1. Get yourself signed up for a comprehensive diabetes class. Don't go ask someone you know that has diabetes what to do.
Although there are people who are quite knowledgeable about diabetes, there are considerably more people who are not. Over the many years I have been a diabetes educator I have often found that people that have had diabetes for long periods of time know far less than they think they do, in part due to the fact that a lot of what they may have learned about treating the disease at the time of their diagnosis is outdated and has been replaced with current strategies as a result of new knowledge of the disease.
It is a common and often harmful misconception to assume that people that have had diabetes for many years know a lot about it. On frequent occasions patients have come in to our class making the comment, "I could teach this class." As I previously stated, treatment for diabetes has changed tremendously over the years and many longstanding patients hold steadfast to the less-modern way of treating the disease. These are not the people you want to learn from even though they are often more than willing to offer advice to try to help you out. Because of this, we subtly try to discourage people newly diagnosed with diabetes from sitting next to someone in class that has had diabetes for many years.
2. Get your very own blood glucose monitor. Do not use a monitor that was ever used by someone else. No exceptions!
Newly-diagnosed diabetes patients show up at our classes weekly with a blood glucose monitor that was given to them by a friend, relative, or colleague. This, on the surface, does not seem to be a problem, but it can end up being a big one. It is never recommended to use a monitor that was used by someone else due to the risk of passing on dangerous blood borne pathogens to the new user. A relatively clean looking monitor could potentially have germs you want nothing to do with all over it. Get a prescription for a blood glucose monitor from your doctor, or better yet, your doctor may even give you one.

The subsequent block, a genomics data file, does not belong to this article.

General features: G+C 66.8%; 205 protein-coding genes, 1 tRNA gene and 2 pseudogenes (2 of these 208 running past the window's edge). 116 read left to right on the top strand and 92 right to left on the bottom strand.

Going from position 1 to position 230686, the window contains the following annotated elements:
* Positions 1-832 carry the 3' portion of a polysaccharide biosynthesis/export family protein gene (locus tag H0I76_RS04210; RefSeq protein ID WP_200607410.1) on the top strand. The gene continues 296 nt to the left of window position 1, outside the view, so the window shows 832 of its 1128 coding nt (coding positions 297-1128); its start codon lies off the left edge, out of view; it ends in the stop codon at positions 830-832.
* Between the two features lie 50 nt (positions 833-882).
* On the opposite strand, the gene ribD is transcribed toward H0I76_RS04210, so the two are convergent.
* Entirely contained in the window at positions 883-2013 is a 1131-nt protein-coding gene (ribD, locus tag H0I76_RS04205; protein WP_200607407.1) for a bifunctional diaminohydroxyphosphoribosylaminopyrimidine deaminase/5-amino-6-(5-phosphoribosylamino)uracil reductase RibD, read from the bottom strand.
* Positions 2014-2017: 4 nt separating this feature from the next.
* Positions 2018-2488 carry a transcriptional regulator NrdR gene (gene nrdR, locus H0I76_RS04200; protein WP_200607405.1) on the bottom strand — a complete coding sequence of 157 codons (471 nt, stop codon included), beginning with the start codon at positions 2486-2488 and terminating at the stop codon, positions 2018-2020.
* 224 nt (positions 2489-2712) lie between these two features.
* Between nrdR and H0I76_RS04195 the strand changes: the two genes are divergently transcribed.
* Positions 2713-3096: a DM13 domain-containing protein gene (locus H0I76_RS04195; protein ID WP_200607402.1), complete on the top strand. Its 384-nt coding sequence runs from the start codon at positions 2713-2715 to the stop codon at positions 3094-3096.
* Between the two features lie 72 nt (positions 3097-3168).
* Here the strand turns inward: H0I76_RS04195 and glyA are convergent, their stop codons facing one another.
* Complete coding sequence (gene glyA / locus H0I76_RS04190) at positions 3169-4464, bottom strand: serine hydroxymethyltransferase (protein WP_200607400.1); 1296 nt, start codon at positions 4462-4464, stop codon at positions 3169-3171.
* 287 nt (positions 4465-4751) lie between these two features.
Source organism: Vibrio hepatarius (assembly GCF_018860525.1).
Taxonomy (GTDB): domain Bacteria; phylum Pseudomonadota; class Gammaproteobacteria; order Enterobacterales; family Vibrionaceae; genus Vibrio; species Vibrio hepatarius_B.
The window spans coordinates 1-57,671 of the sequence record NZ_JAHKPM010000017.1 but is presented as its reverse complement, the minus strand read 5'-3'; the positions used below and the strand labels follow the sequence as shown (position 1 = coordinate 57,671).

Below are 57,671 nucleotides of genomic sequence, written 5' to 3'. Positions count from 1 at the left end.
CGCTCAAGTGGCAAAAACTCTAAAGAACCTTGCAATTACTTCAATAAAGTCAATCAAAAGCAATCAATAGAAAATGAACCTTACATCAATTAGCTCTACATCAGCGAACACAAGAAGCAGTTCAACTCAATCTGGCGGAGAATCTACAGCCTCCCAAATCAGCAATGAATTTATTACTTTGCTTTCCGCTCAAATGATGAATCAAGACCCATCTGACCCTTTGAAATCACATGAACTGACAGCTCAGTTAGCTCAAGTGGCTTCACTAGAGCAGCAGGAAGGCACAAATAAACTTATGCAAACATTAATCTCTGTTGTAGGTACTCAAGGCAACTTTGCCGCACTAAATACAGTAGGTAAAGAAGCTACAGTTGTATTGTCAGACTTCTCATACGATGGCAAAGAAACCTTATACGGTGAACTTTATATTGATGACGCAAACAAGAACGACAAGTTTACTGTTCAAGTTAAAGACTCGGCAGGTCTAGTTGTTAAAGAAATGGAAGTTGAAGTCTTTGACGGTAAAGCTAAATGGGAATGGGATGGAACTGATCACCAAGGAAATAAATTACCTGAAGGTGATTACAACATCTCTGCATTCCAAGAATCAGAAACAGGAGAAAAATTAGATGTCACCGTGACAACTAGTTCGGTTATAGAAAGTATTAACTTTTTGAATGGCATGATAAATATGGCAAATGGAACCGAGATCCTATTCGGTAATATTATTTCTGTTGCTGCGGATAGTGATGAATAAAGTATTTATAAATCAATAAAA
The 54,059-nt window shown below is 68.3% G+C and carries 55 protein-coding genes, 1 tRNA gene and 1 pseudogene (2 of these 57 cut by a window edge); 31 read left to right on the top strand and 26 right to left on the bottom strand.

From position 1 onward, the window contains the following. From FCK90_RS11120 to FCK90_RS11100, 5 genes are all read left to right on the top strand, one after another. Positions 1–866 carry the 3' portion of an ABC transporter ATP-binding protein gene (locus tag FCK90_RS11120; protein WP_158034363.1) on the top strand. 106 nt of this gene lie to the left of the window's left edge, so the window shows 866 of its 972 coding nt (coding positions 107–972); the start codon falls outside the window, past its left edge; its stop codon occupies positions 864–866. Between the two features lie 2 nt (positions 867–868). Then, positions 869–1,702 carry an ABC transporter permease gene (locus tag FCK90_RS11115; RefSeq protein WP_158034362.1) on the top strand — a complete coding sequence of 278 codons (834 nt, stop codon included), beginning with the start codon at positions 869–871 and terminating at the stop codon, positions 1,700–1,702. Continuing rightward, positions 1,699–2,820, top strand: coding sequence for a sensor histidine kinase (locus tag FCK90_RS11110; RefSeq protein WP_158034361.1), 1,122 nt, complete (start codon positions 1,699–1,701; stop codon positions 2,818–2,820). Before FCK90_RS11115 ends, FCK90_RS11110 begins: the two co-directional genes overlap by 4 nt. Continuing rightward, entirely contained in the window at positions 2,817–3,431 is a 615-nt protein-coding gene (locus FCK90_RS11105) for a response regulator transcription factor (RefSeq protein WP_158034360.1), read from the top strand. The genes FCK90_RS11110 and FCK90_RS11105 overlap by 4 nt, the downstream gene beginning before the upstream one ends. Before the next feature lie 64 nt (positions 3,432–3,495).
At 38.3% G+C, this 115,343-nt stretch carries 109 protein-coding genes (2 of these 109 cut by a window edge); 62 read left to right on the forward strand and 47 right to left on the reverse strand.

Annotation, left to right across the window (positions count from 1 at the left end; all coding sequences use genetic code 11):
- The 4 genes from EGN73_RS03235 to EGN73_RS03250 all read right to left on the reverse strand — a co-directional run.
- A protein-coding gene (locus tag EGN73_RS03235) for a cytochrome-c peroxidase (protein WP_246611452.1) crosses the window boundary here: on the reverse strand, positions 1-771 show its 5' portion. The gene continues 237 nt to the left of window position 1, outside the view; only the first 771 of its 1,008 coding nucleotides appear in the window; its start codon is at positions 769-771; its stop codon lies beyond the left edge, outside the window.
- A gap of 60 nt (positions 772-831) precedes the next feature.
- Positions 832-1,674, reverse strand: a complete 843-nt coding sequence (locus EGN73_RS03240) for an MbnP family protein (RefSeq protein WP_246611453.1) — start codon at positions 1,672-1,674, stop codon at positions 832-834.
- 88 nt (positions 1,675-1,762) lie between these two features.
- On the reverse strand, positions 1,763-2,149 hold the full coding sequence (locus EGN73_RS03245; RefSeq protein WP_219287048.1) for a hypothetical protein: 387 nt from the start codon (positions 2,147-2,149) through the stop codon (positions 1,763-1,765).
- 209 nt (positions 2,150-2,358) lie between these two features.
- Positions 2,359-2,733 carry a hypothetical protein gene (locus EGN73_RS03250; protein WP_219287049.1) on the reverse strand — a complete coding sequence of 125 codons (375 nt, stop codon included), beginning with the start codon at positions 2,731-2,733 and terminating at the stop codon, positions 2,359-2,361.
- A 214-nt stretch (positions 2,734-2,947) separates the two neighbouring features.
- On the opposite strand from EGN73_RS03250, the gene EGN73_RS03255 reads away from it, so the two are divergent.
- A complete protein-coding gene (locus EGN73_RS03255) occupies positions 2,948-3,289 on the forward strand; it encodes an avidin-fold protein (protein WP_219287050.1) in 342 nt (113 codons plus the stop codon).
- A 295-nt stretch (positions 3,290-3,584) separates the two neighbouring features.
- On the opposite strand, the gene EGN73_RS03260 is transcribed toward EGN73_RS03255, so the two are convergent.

3. Watch your carbohydrate intake until you can see a dietitian or attend a diabetes self-management class. Do not eliminate all carbohydrates and sugar from your diet.
It is natural to be scared or nervous when first diagnosed with diabetes. Usually it is far more of a concern of mine when people aren't at least a bit upset. Having diabetes is a big deal, a very big deal. It will affect most of what you do for the rest of your life.
As a result, it is common that once the doctor tells you that you have diabetes you go overboard and start cutting all foods out of your diet that contain sugar. Again, a completely normal response, but don't do it. This is of particular concern if the doctor has put you on insulin injections or a class of medications known as sulfonylureas. The combination of taking these diabetes medications plus significantly reducing your carbohydrate or sugar intake (the same thing) could allow your blood sugar levels to drop well below normal, resulting in you feeling very poorly (shaking, experiencing cold sweats, particularly above the neck, a pounding and racing heart and light headed).
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